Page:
If I Could Turn Back Time: 5 Reasons to Love “Falling Back”


The sun seems so remote this time of year, when we practice "falling back."Well, it’s that time of year again when my Facebook feed gets flooded with parents cursing the evils of Daylight Saving. Whether we’re jumping ahead an hour in the spring or “falling back,” moms and dads seem to consider this arbitrary time change the nemesis of parenting, blaming all tantrums on the switching of a clock, weeping over the disruption of carefully planned routines.

Since becoming a mother in 2012, I’ve kept quiet on the subject, hiding my personal thoughts about the practice, but like REO Speedwagon, I just can’t fight this feeling anymore. It’s time that I come clean and put it all out there, so here goes.

I love Daylight Saving Time. It’s true, I’ve always enjoyed the biannual time warp and becoming a parent hasn’t changed that. In this post, I offer five reasons to love “falling back” as much as I do.

5. Extra Hour of Sleep

Who doesn't want an an extra hour in the day? One miraculous day of the year, Daylight Saving gives us the ultimate gift of sleeping in. This is a no-brainer. Everyone can appreciate that bonus sixty minutes of sleep you are magically rewarded with every fall. Yes, your kids will probably sleep the same number of hours that night, so you have to plan accordingly. Either put them to bed an hour later than usual or put yourself to bed an hour earlier. Personally, I have a hard time getting my older one up for school during the week, so I prefer the latter option. 

4. No More Math in the Car

OK, so I could probably figure out how to change the clock in my car instead of subtracting an hour every time I need to know the time throughout the summer, but where’s the fun in that? There’s no better feeling than getting into your car in the morning, thinking you’re an hour late, and then remembering that your clock actually has the right time now! Don’t judge me.

3. Pretty Lights

house, lights, ChristmasLike it or not, the end of Halloween officially marks the start of the Christmas season. It’s not unusual for people to take down their spider webs and jack-o-lanterns and break out the twinkly lights and holiday wreaths. As much as we all like to complain about the too-early emergence of Frosty the Snowman playing on the radio, I think we can all agree that the lit-up houses are one of the best parts of the season. You work hard to hang all those sparkly lights just right, so it’s nice to show them off for as long as possible. Guess what? They look a lot better in the dark, am I right?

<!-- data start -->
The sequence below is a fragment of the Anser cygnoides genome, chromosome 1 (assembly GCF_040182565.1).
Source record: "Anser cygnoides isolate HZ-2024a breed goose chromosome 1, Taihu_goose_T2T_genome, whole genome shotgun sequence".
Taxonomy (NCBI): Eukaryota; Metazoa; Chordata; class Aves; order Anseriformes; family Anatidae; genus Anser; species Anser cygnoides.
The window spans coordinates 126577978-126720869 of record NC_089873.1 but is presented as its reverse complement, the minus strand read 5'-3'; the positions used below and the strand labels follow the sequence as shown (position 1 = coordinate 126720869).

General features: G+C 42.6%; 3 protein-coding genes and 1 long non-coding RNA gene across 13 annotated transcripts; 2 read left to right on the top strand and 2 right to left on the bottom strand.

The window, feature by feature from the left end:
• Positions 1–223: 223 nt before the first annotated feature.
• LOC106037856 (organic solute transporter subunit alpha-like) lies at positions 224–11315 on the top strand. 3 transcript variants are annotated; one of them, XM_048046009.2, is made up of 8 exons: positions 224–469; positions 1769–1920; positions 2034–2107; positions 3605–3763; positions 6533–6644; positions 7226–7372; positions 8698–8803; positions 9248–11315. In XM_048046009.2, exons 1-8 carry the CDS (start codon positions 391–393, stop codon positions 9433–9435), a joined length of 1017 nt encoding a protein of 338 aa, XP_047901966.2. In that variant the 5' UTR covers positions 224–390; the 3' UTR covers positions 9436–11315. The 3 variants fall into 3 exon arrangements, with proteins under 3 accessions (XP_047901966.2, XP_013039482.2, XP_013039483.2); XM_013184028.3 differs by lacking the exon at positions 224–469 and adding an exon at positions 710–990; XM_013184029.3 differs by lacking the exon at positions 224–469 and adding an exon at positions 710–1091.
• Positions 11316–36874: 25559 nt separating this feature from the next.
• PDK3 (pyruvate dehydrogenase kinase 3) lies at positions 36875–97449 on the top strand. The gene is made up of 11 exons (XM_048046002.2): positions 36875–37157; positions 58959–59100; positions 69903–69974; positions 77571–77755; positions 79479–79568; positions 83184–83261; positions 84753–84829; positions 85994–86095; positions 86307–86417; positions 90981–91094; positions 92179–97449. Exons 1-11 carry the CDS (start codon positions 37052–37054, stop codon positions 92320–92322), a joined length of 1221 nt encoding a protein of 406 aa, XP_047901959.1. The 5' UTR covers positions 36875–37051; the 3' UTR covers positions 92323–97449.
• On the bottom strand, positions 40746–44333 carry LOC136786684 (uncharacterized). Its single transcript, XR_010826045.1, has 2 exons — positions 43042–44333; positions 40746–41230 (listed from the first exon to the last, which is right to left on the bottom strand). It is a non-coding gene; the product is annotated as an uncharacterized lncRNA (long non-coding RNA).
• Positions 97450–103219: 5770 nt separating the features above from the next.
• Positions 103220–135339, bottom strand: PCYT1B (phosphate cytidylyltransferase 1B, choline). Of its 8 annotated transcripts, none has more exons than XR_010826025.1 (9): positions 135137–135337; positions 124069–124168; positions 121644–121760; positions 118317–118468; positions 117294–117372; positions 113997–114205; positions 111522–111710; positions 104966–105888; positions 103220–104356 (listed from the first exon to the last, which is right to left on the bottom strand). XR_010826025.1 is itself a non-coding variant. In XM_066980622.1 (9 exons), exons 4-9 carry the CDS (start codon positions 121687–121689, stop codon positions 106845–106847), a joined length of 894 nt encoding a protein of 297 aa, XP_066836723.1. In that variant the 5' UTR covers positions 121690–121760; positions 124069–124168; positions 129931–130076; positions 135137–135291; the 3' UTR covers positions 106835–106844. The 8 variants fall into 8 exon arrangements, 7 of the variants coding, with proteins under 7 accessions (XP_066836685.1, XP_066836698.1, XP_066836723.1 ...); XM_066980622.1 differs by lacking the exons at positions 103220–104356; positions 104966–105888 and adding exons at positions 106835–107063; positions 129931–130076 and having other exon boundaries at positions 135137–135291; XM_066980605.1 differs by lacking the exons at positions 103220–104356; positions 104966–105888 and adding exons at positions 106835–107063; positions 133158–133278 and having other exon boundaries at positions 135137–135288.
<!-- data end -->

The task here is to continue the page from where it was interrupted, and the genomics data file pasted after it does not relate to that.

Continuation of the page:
2. No Pain, No Gain

You know all the clichés about understanding sadness to truly appreciate happiness and such? This is no different. If you are going to genuinely rejoice in the lightness of “springing forward,” you have to experience the darkness of winter. Who wants to see all of those bare trees and dirt-stained snowbanks anyway? Trust me, you’re not missing much. 

1. The Night Is Young (But We Are Not)!

wine bottlesSpeaking of darkness, this tends to be a universal complaint among folks, whether they are parents or not. You often hear your friends lamenting the fact that it’s dark out by the time they get home from work. I understand this, but as a parent, I’m not that mad about it. First off, wine-o’ clock comes earlier. You can’t be accused of “day-drinking” after the sun goes down, even if it is only 4:30 in the afternoon. Plus, for those of us who can’t seem to stay up past 9 PM, at least it’s not still light out when you go to bed, so you can feel like more of a grown-up.


So, do you hate changing the clocks or do you secretly love it, like me?


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